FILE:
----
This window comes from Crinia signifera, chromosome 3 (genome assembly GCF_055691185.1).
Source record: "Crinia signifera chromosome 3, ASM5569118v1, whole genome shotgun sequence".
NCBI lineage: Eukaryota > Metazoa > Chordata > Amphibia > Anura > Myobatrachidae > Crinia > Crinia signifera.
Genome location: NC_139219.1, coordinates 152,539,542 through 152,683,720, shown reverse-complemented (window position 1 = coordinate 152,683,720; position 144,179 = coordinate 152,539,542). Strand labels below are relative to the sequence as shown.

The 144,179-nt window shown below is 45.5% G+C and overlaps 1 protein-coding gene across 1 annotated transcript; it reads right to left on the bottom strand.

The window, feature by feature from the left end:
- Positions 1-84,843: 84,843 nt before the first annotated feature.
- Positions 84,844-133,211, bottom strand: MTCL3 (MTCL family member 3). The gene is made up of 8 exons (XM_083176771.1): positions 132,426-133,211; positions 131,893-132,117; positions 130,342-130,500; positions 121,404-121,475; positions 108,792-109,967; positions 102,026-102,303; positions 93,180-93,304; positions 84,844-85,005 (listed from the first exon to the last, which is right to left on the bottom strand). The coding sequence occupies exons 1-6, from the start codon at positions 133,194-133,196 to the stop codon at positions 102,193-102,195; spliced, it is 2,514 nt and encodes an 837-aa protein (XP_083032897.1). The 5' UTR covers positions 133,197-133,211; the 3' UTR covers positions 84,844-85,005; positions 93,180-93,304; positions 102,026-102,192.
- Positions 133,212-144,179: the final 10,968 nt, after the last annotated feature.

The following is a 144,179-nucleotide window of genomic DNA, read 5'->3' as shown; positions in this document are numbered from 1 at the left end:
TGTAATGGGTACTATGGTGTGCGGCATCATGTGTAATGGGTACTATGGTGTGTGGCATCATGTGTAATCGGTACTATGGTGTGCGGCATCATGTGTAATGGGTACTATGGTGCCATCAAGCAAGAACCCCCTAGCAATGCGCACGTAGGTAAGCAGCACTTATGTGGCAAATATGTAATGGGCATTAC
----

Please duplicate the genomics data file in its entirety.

This window comes from Crinia signifera, chromosome 3 (genome assembly GCF_055691185.1).
Source record: "Crinia signifera chromosome 3, ASM5569118v1, whole genome shotgun sequence".
NCBI lineage: Eukaryota > Metazoa > Chordata > Amphibia > Anura > Myobatrachidae > Crinia > Crinia signifera.
Genome location: NC_139219.1, coordinates 152,539,542 through 152,683,720, shown reverse-complemented (window position 1 = coordinate 152,683,720; position 144,179 = coordinate 152,539,542). Strand labels below are relative to the sequence as shown.

The 144,179-nt window shown below is 45.5% G+C and overlaps 1 protein-coding gene across 1 annotated transcript; it reads right to left on the bottom strand.

The window, feature by feature from the left end:
- Positions 1-84,843: 84,843 nt before the first annotated feature.
- Positions 84,844-133,211, bottom strand: MTCL3 (MTCL family member 3). The gene is made up of 8 exons (XM_083176771.1): positions 132,426-133,211; positions 131,893-132,117; positions 130,342-130,500; positions 121,404-121,475; positions 108,792-109,967; positions 102,026-102,303; positions 93,180-93,304; positions 84,844-85,005 (listed from the first exon to the last, which is right to left on the bottom strand). The coding sequence occupies exons 1-6, from the start codon at positions 133,194-133,196 to the stop codon at positions 102,193-102,195; spliced, it is 2,514 nt and encodes an 837-aa protein (XP_083032897.1). The 5' UTR covers positions 133,197-133,211; the 3' UTR covers positions 84,844-85,005; positions 93,180-93,304; positions 102,026-102,192.
- Positions 133,212-144,179: the final 10,968 nt, after the last annotated feature.

The following is a 144,179-nucleotide window of genomic DNA, read 5'->3' as shown; positions in this document are numbered from 1 at the left end:
TGTAATGGGTACTATGGTGTGCGGCATCATGTGTAATGGGTACTATGGTGTGTGGCATCATGTGTAATCGGTACTATGGTGTGCGGCATCATGTGTAATGGGTACTATGGTGCCATCAAGCAAGAACCCCCTAGCAATGCGCACGTAGGTAAGCAGCACTTATGTGGCAAATATGTAATGGGCATTAC